No 7 Commando

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'Layforce'

Three UK based Army Commando units, Nos. 7, 8, and 11 Commandos, were initially combined within 'Force Z' for operations initially envisaged against Rhodes in the Eastern Mediterranean.  Other elements of the Force included a number of men from No.3 Commando and the Canoe section of No.8 (Guards) Commando.  They sailed from the Isle of Arran on the 31st January 1941, and arrived at Suez on the 7th March.

7 Commando

The first troops of this Commando formed up in several locations.  ‘A’ Troop in Gamblingay under Capt. Wylie R.E. while the H.Q. Staff came together in Billericay Essex. A small party of ‘B’ Troop formed in St. Albans and the remainder in Newmarket under Capt G March Phillips who was later to command No.62 Commando. After this scattered beginning all the various sections came together finally in Felixstowe at the end of July 1940. H.Q. being in a school in Station Rd Felixstowe.

7 Commando Nominal Roll

In 1946 the Army Council decided that the Army Commandos were to be disbanded and no provision was allowed or made for any depository or office which would have at least contained a complete Roster of Names of the men who served in the various units. 

ASHFORD-RUSSELL, Brian Harborough

No 7 Commando
Served in No. 7 Commando as a Lieutenant. Appointed M.B.E. (Military Division) in recognition of gallant and distinguished services in Italy serving with the Intelligence Corps having left the Commando. 
 
On the Ist january 1968 he was appointed O.B.E. (Civil Division). 
 
The death of Major Brian Harborough Ashford-Russell OBE of Alresford, Hants., was announced in Commando Association newsletter 116 issued Feb. 2003.
 
Sources
MBE - London Gazettes Supp. 36850, page 5845.

ASTBURY, Albert Ernest

No 6 Commando
No 7 Commando
Sergeant Albert Astbury, No.6 Commando, died during operations in Germany [1]. At the time of his death his Commando were engaged in fighting at the River Aller crossing. He had earlier served with No.7 Commando and was taken prisoner of war in 1941 [2][2a] but escaped in 1943 [3]. He then joined No.6 Commando.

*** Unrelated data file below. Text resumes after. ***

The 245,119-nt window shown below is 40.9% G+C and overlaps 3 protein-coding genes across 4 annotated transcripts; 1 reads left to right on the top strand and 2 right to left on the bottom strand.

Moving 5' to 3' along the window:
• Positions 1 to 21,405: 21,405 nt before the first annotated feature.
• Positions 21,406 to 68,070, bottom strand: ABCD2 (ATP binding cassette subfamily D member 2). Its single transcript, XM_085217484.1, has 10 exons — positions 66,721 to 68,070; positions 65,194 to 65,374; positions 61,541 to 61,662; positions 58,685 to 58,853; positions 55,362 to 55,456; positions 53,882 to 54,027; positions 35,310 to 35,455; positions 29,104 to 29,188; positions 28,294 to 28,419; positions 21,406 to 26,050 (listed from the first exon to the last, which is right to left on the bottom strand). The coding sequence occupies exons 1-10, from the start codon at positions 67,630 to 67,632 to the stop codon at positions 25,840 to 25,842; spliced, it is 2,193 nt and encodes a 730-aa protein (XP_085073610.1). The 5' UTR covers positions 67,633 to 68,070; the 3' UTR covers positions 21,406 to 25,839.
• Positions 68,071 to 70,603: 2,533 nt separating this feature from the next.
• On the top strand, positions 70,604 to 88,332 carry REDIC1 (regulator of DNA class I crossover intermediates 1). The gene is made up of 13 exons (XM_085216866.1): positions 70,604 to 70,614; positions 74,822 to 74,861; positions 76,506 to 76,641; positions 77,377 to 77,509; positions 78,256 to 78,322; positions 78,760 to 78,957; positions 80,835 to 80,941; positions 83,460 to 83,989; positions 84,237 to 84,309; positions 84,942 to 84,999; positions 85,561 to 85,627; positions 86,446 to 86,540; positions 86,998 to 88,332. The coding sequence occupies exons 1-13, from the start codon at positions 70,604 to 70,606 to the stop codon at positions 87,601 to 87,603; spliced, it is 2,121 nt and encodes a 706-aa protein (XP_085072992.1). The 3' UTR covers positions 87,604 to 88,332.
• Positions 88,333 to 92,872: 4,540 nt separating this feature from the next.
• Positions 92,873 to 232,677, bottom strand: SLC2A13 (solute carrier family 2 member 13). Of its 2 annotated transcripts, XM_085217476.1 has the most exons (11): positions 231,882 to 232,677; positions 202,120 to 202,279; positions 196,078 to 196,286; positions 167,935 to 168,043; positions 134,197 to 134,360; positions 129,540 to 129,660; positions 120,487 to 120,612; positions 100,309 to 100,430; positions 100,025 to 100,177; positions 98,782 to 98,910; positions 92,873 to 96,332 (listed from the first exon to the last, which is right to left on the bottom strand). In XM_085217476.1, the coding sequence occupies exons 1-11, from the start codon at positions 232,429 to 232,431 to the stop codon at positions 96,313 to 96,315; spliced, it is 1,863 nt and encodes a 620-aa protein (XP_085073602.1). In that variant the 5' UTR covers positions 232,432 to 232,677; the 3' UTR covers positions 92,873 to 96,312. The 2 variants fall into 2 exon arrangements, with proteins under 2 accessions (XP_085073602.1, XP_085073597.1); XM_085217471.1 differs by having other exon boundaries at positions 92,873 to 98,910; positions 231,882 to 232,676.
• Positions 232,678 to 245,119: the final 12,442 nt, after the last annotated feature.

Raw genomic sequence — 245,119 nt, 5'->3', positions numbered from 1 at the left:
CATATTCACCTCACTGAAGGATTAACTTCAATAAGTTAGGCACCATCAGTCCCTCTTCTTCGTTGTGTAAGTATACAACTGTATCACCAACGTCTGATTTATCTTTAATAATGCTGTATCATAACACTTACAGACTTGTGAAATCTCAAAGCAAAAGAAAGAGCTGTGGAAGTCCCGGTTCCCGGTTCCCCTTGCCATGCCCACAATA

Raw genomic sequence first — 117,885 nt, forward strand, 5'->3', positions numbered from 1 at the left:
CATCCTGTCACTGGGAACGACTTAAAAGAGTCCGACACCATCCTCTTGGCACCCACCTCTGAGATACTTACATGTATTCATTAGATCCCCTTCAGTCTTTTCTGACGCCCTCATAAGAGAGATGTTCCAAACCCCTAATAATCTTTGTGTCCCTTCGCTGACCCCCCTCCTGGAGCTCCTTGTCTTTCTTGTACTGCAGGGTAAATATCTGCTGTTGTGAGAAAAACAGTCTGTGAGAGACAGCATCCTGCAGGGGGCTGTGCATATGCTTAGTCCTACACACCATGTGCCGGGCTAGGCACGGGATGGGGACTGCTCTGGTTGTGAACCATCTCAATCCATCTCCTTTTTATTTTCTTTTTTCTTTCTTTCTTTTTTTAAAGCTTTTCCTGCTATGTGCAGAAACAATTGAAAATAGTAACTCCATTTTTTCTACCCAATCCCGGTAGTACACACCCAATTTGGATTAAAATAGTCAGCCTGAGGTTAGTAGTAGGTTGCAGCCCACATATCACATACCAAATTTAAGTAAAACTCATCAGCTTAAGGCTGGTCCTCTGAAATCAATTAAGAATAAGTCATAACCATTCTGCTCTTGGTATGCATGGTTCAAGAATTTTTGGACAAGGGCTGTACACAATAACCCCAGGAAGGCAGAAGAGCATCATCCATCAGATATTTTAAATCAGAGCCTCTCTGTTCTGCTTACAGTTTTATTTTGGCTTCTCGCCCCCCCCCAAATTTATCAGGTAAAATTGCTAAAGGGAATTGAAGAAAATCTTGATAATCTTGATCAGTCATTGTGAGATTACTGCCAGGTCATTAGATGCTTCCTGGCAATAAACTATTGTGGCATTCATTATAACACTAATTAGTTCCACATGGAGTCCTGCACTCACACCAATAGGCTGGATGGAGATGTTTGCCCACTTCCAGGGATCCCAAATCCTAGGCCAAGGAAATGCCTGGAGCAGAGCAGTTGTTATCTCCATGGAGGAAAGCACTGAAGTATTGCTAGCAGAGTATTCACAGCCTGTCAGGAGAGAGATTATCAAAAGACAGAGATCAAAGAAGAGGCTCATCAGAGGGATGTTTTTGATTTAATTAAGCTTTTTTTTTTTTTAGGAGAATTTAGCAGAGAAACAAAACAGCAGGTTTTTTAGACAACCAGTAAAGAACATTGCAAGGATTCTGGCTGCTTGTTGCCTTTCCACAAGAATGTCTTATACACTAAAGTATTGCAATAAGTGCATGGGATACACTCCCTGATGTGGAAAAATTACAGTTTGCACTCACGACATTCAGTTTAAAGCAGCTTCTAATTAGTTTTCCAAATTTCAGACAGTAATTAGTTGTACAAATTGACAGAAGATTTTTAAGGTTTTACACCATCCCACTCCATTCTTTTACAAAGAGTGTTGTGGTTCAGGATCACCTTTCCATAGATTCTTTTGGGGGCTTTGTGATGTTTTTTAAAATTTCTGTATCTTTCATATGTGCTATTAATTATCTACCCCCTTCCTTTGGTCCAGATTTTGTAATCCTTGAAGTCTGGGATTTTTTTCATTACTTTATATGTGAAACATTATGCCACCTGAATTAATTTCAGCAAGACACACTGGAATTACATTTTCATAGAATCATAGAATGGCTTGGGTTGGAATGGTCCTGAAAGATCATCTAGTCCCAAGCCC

Extract from the Hartlepool Northern Daily Mail Tuesday 24 April 1945.

BEASLEY, Frederick

No 7 Commando
Corporal Frederick Beasley was initially reported missing presumed prisoner of war. He was later presumed killed in action during operations in Crete as part of Layforce. 
 
Sources
CWGC.
British Army Casualty Lists 1939-45.
 

CROSBIE, John

No 7 Commando
Private John Crosbie died during operations in Crete [1].
 
Extract from the Dumfries and Galloway Standard - Saturday 12 June 1943
"Dumfries Commando Dies Of Wounds :-  James Crosbie, 32 Shakespeare Street, Dumfries, has received intimation from the War Office that his son, Pte. John Crosbie, K.O.S.B., who was reported as wounded and missing while serving as a Commando in Crete two years ago, must now be presumed to have died of wounds." [2].
 

EDNEY, Frank Leslie

No 7 Commando
Private Frank Edney was reported missing 2 June 1941 during operations in Crete; found to have been taken prisoner and subsequently transported to Stalag 8B Lamsdorf Poland (renamed Stalag 344).
 
Sources
Casualty Lists 1939-45 / National Archives file WO417/28 and WO417/29.
Prisoners of War 1715-1945 / National Archives file WO392/1 and WO392/11.
 

ELSE, John

No 7 Commando
Sergeant John Else, No 7 Commando and Layforce, was accidentally killed whilst attached to No 1 Special Service Detachment.
 
Sources
CWGC.
British Army Casualty Lists 1939-45.
 

FLYNN, John

No 3 Commando
Lance Corporal John Flynn, a radio operator, was awarded the MM in recognition of gallant and distinguished services in the combined attack on Dieppe on 19 August 1942 [1].
 
Citation

GREENWOOD, Stephen

No 7 Commando
Trooper Stephen Greenwood died whilst a prisoner of war after being captured at Crete, and transported to Germany. He spent the rest of the war in Stalag 3D near Berlin. He died during a forced march West whilst still a POW, when they were fired on by a Russian tank at Waganitz.